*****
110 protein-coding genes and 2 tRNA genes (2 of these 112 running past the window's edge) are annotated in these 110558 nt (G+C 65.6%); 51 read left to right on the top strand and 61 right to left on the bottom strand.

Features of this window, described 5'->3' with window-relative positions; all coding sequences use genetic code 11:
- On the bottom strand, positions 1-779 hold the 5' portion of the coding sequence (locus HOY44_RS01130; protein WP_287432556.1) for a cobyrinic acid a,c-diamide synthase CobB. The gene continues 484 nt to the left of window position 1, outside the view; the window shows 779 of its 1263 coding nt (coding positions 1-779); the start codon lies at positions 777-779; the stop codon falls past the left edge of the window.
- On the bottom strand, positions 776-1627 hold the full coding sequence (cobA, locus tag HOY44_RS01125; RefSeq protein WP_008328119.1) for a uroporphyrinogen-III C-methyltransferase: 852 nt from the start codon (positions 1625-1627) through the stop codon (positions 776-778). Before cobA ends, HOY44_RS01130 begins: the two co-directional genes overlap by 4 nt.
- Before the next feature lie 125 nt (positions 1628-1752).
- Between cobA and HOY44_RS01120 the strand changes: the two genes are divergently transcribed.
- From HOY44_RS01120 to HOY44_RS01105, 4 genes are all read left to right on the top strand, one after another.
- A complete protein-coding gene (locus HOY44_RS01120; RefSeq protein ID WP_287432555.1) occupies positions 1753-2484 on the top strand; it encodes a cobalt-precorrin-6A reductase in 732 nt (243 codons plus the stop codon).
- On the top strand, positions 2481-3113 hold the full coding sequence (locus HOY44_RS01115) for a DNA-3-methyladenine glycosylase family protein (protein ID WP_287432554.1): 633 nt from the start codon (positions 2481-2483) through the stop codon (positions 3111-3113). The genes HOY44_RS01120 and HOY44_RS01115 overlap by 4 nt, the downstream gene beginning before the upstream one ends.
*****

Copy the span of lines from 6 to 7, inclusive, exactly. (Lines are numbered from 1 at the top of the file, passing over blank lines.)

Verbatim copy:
- Between cobA and HOY44_RS01120 the strand changes: the two genes are divergently transcribed.
- From HOY44_RS01120 to HOY44_RS01105, 4 genes are all read left to right on the top strand, one after another.